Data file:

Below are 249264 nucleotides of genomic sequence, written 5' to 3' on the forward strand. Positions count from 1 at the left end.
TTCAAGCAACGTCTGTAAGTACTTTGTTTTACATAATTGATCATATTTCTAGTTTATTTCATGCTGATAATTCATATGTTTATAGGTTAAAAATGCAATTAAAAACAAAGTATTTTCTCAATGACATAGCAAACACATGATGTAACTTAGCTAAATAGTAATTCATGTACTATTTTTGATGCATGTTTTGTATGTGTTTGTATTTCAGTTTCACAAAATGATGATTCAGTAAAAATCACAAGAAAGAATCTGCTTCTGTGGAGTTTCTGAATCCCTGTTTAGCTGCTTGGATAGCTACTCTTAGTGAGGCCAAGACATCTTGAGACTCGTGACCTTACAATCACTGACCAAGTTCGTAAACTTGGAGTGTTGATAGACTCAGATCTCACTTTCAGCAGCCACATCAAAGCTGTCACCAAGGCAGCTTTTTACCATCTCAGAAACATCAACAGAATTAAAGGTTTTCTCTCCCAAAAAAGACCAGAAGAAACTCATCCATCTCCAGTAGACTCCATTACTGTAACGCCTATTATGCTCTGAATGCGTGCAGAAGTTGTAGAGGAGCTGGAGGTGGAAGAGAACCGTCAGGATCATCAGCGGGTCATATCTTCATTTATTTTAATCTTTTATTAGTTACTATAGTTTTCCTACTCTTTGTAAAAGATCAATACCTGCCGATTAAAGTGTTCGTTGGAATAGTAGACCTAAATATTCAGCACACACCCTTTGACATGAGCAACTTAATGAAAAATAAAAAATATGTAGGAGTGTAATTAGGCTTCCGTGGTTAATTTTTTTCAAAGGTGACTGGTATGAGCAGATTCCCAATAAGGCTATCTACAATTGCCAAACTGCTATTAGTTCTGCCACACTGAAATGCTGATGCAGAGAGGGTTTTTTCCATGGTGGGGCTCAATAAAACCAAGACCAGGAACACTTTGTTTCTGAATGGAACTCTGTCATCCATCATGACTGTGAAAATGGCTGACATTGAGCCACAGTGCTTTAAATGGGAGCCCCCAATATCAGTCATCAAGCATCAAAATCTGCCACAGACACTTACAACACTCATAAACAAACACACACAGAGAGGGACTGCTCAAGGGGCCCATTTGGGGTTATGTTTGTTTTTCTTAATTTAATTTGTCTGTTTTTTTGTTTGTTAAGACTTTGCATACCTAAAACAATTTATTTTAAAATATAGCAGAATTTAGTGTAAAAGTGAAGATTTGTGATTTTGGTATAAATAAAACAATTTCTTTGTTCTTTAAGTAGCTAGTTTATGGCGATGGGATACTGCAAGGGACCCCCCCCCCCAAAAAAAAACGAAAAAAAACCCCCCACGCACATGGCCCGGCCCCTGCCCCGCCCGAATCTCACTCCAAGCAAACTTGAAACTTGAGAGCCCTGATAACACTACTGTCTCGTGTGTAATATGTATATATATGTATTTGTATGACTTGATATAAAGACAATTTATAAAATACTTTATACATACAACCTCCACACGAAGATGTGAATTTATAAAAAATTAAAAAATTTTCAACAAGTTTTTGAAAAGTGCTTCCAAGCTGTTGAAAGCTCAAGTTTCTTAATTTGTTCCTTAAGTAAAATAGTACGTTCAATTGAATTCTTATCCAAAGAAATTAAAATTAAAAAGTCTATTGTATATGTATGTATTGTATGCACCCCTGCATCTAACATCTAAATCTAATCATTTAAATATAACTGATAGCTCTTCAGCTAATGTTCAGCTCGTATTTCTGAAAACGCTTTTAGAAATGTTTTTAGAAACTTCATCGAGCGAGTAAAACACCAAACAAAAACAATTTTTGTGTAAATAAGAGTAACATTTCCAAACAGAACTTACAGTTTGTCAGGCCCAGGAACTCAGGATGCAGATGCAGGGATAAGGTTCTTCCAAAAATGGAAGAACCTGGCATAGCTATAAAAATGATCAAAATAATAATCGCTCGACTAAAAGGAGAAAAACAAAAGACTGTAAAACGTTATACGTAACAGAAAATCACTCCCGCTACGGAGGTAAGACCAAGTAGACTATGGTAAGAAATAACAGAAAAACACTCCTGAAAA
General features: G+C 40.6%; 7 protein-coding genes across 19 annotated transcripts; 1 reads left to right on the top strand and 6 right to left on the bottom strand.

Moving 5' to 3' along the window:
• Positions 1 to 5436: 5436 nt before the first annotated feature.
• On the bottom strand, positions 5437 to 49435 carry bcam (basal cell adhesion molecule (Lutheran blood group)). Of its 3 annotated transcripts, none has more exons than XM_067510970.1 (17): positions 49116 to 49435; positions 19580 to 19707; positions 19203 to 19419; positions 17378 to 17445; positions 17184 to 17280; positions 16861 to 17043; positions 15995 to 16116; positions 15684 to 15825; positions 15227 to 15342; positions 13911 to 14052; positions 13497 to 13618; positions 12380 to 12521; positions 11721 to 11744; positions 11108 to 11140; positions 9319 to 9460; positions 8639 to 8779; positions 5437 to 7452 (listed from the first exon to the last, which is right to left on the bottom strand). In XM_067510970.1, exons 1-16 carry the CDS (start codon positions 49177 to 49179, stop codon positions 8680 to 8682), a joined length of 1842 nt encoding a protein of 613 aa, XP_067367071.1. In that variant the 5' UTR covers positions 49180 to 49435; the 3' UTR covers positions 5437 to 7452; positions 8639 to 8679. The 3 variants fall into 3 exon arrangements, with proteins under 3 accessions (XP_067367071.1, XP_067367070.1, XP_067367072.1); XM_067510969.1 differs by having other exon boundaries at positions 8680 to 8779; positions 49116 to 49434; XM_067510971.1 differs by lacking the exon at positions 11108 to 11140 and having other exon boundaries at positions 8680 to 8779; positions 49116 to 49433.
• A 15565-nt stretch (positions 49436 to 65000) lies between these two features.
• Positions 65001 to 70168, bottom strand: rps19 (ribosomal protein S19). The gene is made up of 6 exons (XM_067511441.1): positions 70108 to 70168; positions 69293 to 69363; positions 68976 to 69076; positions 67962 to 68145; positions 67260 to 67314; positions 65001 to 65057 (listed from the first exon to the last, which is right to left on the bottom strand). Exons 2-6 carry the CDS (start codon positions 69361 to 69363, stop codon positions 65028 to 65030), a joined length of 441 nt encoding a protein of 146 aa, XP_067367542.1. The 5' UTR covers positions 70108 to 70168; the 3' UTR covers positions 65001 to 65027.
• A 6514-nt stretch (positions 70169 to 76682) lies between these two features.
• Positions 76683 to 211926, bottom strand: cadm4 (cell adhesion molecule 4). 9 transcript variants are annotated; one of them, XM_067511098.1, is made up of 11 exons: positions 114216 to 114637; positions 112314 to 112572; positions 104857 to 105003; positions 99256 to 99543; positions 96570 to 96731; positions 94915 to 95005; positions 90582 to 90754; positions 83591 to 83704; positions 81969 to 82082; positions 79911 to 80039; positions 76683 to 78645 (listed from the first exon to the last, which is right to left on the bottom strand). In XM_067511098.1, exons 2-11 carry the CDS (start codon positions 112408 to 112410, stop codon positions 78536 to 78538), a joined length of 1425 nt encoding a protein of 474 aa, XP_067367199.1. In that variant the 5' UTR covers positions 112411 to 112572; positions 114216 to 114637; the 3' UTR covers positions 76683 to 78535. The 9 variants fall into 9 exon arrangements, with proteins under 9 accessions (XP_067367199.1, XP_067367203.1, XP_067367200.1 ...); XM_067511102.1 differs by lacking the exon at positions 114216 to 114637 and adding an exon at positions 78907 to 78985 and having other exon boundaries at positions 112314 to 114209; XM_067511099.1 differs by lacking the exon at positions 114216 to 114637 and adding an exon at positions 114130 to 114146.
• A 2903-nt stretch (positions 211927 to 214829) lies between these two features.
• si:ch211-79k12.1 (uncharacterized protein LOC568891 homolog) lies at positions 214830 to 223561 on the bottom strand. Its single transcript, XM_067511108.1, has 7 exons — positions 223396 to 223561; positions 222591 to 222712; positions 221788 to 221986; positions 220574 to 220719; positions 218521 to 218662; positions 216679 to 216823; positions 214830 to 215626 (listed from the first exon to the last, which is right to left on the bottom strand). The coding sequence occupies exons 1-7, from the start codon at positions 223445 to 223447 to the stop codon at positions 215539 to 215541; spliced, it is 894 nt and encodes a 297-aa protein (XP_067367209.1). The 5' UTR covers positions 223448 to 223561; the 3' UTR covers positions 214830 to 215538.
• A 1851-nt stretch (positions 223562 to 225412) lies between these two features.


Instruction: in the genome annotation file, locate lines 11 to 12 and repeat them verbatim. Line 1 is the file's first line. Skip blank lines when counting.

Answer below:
• A 2903-nt stretch (positions 211927 to 214829) lies between these two features.
• si:ch211-79k12.1 (uncharacterized protein LOC568891 homolog) lies at positions 214830 to 223561 on the bottom strand. Its single transcript, XM_067511108.1, has 7 exons — positions 223396 to 223561; positions 222591 to 222712; positions 221788 to 221986; positions 220574 to 220719; positions 218521 to 218662; positions 216679 to 216823; positions 214830 to 215626 (listed from the first exon to the last, which is right to left on the bottom strand). The coding sequence occupies exons 1-7, from the start codon at positions 223445 to 223447 to the stop codon at positions 215539 to 215541; spliced, it is 894 nt and encodes a 297-aa protein (XP_067367209.1). The 5' UTR covers positions 223448 to 223561; the 3' UTR covers positions 214830 to 215538.